Back to 1942 is a hard hitting and unrelentingly grim disaster movie playing through the eyes and experiences of its ensemble cast, switching between the three main stories of Fan, White and the Nationalist and provincial governments at a pace that cracks along, despite its 145 minutes length. Through his earlier work Feng has demonstrated a talent for tapping into public sentiment and mining melodrama on a national scale. The result has been a slew of hit films that have dealt with little known areas of Chinese history and in doing so, reveals a little more about China itself and for a Western audience that is a welcome change from the usual diet of Hollywood teen comedies, superhero movies and remakes.
Feng said recently in an interview that if it were not for censorship, Back to 1942 'would be even more cruel'. I am not sure how this could be possible without the film lapsing into parody. Feng pulls few punches and does a good job of recreating a believable sense of desperation and despair and at times, darkly satirical comedic moments are exposed which puts the viewer in an awkward position as to whether to laugh or cry (the loss of the donkey being a good example). In part this is due to the real horror of the situation, depicted in fairly graphic detail in the film, as the refugees run out of food and trudge onwards through incredibly harsh conditions, being reduced to eating bark and eventually resorting to cannibalism and selling family members for meagre bags of millet in order to survive. Feng presents much of this without fuss or fanfare and the film is all the more harrowing for the way in which it shows conditions spiralling quickly out of control against the backdrop of the government jockeying for position.
Where film can often be politicised by the Chinese authorities as criticisms of the government, Feng does a good job of appearing neutral and never assigning blame for the disaster, nor criticising the behaviour of the Chinese soldiers who frequently rob the refugees for their own survival. Even the casual and indiscriminate violence of the Japanese soldiers is portrayed as a by product of war, rather than as any grand social or historical criticism, which no doubt the Chinese government would have preferred. In doing so, the film has escaped much of the censorship that plagues Chinese directors who are often welcomed as the darlings of the international film festival circuit.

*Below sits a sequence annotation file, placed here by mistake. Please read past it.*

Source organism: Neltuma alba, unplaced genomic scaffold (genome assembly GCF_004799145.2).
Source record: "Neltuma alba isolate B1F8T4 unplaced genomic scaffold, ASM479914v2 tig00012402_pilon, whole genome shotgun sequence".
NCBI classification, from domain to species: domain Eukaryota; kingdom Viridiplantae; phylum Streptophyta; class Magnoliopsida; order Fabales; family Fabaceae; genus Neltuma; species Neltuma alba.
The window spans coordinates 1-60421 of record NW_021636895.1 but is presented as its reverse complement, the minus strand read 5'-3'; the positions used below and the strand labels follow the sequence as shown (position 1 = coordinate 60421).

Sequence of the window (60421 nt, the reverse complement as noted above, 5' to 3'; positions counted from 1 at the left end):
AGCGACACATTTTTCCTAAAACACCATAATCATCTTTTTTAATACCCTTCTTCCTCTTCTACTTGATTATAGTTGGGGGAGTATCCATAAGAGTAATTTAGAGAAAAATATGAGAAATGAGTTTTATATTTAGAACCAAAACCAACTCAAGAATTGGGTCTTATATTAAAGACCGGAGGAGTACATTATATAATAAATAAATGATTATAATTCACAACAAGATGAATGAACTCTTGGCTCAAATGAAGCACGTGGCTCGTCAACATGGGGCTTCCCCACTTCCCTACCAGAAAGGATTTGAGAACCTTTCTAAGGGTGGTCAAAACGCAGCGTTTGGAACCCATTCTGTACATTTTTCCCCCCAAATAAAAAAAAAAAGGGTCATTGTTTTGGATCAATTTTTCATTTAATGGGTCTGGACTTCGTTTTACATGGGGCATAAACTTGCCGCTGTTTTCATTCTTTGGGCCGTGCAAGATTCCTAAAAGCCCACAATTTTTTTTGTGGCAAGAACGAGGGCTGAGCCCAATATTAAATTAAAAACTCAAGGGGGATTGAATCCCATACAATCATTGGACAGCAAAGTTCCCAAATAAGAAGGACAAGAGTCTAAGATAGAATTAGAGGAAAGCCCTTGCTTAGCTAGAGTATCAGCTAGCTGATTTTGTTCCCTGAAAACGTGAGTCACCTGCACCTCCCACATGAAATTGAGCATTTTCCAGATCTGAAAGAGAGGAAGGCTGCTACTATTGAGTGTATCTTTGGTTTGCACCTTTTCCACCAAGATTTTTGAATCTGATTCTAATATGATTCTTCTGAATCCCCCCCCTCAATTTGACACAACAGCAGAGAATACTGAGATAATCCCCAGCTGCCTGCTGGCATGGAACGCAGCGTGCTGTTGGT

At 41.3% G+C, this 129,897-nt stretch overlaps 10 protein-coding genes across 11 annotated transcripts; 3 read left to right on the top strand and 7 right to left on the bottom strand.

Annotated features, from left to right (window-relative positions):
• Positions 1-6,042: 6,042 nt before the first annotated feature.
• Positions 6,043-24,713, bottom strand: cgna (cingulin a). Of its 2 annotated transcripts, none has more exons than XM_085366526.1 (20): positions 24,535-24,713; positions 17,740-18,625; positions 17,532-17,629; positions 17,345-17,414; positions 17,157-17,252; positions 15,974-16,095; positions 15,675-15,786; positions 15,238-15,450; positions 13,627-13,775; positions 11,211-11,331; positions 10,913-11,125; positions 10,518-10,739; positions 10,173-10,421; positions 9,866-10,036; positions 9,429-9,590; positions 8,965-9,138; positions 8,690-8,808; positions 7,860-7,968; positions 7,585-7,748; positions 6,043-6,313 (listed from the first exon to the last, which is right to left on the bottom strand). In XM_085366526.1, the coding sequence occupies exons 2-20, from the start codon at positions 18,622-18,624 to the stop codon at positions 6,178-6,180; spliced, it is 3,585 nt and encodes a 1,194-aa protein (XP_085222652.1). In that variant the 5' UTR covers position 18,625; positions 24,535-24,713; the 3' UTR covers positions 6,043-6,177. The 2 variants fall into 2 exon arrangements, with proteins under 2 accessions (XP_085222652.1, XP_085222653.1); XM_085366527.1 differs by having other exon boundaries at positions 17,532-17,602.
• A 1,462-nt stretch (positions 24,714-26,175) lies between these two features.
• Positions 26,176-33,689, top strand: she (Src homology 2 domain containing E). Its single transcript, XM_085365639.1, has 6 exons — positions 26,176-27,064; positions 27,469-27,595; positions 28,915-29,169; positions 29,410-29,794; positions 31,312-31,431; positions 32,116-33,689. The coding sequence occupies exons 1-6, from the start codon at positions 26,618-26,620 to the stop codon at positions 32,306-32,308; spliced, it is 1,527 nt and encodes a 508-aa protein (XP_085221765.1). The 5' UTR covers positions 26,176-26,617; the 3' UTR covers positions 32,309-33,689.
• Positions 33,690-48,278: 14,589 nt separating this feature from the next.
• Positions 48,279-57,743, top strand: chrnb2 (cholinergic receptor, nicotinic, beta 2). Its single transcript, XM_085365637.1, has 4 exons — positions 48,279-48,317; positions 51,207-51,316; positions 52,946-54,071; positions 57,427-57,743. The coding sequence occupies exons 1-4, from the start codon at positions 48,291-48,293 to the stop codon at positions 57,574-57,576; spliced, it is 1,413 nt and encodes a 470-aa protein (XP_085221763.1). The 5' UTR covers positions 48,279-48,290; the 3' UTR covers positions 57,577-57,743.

For students of Chinese history, the complete omission of the government's taxation policy is jarring since it made the food shortages far worse, nor is there any reference to Mao Zedong and the communists, ironic given that the refugees are travelling to Shaanxi Province to escape the famine which was the headquarters of Mao's fledgling Chinese Communist Party.
Despite these pedantic omissions, Back to 1942 is a gripping telling of a little known period of Chinese history that wears its heart on its sleeve without the film being too melodramatic, or trying to drown the viewer in manipulative tears. No doubt tears will be shed as a result of the horror of the situations that the refugees find themselves in but Feng tries hard to make his film politically neutral and to tell the story as it was. Feng is one of China's most talented directors and the huge budget he has to play with (by Chinese standards) really shows up on screen with some stunning visuals and action. Though grim and quite depressing, Back to 1942 is a worthy addition to the pantheon of epic disaster movies and succeeds in revealing the horrific human suffering behind a monstrous and quite possibly avoidable tragedy.